By Neil Hamilton
The Sierra Club applauded President Clinton when he promised last year to overhaul
century-old grazing practices on public lands. But the administration's follow-up efforts
have been branded weak-kneed, beginning with the president's capitulation to Western
senators over the inclusion of reforms in his economic package.
Sierra Club leaders say the administration's most recent grazing plan, released earlier
this year, has features worth supporting, but still strays far from the original goals of
"The original idea behind reform was to make grazing pay its own way and begin the
restoration and protection of public lands devastated by more than a century of largely
unrestricted grazing," said Rose Strickland, chair of the Sierra Club's grazing
subcommittee. "With this proposal, we're getting close to doing neither."
The Interior Department's recently released draft environmental impact statement
represents the outcome of months of meetings between Interior Secretary Bruce
Babbitt and Western ranchers, environmentalists and elected of finials.
Sierra Club members are urged to respond to the plan during the comment period, which
ends July 28. Club leaders say the plan should:
- Raise fees to match what ranchers pay on private lands.
- Include minimum federal standards and guidelines to ensure that environmentally sound
grazing practices are implemented nationwide. Under Babbitt's proposal, states would be
allowed to set standards for maintaining federal rangeland, as long as they meet four
broad national requirements.
- Authorize the Forest Service and Bureau of Land Management to place environmentally
sensitive lands off-limits to grazing.
- Make the new advisory committees experimental, so that they can be eliminated if
Fees are the most concrete symbol of the administration's retreat from it's original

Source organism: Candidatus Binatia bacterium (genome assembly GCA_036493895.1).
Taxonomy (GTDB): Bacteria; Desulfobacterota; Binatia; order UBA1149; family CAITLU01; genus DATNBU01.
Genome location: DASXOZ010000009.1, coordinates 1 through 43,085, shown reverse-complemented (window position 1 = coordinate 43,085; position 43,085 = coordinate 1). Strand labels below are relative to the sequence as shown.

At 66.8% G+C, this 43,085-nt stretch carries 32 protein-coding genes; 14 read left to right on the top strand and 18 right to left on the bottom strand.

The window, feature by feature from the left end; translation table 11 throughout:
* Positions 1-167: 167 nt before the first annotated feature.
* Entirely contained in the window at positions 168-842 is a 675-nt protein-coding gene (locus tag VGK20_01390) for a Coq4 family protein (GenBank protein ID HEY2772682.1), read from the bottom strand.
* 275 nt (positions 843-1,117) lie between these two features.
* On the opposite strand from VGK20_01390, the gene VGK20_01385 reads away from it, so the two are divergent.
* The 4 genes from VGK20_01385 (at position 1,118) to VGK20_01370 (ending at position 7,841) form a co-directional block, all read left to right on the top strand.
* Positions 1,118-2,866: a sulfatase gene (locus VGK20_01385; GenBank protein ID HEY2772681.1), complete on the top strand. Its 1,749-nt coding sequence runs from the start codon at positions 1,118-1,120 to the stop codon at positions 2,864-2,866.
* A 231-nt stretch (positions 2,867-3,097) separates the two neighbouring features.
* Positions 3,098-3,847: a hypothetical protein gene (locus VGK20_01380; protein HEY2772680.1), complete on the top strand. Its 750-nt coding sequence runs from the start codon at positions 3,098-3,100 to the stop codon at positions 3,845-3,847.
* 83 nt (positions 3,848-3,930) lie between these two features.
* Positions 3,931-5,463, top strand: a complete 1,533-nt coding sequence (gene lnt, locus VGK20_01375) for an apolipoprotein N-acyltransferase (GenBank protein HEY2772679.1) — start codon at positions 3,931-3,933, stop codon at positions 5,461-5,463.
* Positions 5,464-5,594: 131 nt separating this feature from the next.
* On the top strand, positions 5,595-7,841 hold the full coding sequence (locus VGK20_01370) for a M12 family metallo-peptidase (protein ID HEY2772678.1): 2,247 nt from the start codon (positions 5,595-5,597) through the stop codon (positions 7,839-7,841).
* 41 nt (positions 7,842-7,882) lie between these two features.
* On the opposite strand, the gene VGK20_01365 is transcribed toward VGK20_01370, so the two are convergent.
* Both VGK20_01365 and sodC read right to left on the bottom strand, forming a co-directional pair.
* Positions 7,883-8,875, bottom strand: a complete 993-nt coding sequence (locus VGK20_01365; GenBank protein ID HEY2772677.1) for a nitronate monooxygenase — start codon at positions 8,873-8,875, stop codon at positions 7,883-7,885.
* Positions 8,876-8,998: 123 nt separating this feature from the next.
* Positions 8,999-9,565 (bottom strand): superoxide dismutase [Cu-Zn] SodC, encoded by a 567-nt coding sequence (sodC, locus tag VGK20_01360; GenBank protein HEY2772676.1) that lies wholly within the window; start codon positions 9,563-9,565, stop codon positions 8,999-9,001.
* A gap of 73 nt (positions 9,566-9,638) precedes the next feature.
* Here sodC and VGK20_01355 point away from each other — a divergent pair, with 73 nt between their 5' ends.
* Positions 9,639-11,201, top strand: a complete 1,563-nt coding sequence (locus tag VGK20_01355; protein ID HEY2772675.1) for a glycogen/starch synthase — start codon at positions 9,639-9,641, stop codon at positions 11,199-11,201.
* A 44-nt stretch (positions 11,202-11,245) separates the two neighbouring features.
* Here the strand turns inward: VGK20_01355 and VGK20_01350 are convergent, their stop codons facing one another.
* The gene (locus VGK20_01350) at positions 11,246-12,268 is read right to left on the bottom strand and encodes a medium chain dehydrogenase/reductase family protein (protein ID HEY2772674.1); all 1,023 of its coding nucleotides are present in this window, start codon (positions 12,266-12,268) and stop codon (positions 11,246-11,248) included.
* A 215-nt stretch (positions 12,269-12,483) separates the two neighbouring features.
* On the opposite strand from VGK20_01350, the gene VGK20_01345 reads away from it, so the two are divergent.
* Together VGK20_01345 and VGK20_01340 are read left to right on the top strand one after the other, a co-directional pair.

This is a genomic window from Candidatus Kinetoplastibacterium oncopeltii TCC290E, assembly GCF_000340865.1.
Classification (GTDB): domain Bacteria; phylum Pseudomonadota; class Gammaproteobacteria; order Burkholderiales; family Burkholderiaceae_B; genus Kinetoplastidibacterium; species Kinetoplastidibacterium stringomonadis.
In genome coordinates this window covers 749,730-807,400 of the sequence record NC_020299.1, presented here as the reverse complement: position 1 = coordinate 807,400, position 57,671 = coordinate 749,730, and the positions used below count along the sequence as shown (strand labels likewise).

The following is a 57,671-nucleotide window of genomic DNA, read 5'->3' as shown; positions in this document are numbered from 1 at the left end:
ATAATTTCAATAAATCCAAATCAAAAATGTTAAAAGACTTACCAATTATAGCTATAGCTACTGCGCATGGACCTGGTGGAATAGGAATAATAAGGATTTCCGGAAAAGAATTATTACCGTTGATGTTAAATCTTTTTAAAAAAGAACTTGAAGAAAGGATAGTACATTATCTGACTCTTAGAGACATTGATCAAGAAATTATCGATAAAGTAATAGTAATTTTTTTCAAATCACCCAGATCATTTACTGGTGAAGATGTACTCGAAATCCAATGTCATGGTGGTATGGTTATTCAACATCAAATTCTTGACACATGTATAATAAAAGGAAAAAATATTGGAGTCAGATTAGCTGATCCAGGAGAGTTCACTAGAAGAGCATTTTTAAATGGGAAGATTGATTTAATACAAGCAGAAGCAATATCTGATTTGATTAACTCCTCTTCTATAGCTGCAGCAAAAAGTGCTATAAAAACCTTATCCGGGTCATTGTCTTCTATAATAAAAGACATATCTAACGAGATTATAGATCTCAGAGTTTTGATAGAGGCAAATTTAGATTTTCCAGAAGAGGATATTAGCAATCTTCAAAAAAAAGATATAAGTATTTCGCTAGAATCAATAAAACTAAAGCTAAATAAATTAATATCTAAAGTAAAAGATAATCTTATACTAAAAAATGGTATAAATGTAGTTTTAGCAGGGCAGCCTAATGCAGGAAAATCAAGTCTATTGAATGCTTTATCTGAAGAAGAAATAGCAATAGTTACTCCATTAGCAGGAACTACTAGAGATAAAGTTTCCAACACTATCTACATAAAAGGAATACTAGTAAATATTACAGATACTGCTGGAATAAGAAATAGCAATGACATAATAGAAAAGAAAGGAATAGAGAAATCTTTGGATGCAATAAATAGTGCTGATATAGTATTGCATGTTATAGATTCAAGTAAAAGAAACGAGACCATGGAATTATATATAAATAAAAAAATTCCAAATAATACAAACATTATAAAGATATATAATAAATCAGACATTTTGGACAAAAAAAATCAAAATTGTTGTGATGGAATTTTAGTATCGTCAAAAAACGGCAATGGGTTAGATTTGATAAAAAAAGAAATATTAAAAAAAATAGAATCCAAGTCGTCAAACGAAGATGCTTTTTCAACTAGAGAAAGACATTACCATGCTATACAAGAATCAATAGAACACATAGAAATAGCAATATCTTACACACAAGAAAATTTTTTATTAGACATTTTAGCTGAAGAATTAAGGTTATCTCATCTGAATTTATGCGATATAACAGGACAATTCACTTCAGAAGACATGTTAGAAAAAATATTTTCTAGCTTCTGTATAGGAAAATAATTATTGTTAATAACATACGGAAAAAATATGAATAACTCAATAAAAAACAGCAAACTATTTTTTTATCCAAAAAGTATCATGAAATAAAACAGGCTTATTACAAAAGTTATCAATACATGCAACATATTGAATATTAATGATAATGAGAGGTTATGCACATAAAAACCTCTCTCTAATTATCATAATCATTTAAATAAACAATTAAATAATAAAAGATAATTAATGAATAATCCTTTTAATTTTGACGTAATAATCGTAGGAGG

bold proposal. Currently, monthly fees for grazing a cow and its calf, five sheep or a
horse are set at less than $2--a fraction of the rates charged by private landowners.
Last year, with an eye to cutting what amounts to a $20 million annual subsidy, Clinton
proposed raising the rate to $5 per head by 1997. Pressure from Western senators and
governors has steadily shaved the figure down to below $4--with numerous exceptions and
abatements that could shrink the rate hike even further.
"At that rate, the fees won't even cover the cost of administering the grazing
program," said Strickland.
The erosion of fee increases, however, is only one of environmentalists' objections to
the plan. changing environmentally destructive grazing practices and withdrawing fragile
lands from grazing have been the thrust of environmentalists' calls for reform.
One of' the biggest obstacles in the past to changing grazing practices were the
rancher-dominated grazing advisory boards. So environmentalists celebrated last August
when Babbitt proposed abolishing the boards.
But Babbitt's substitute--15-member local advisory committees composed of ranchers,
environmentalists and state and local officials--raises new concerns. Johanna Wald,
another member of the grazing subcommittee and an attorney with the Natural Resources
Defense Council, predicts the advisory groups, despite the revamping, will still be
dominated by ranchers and their backers.
Changing grazing practices should not be such a herculean task, said Strickland. Cattle
grazed on public lands account for just 2 percent of the nation's livestock, and the value
of grazing to local economies continues to shrink as Western states diversify. Still,
reformers may be fighting a force greater than statistics.
"We're up against the myth of the cowboy, the Marlboro man," said Strickland.
"It's a vision of a West that probably never existed and certainly doesn't exist
today, but people don't want to believe the truth--that public land grazing is dominated
by corporations and heavily subsidized by taxpayers."
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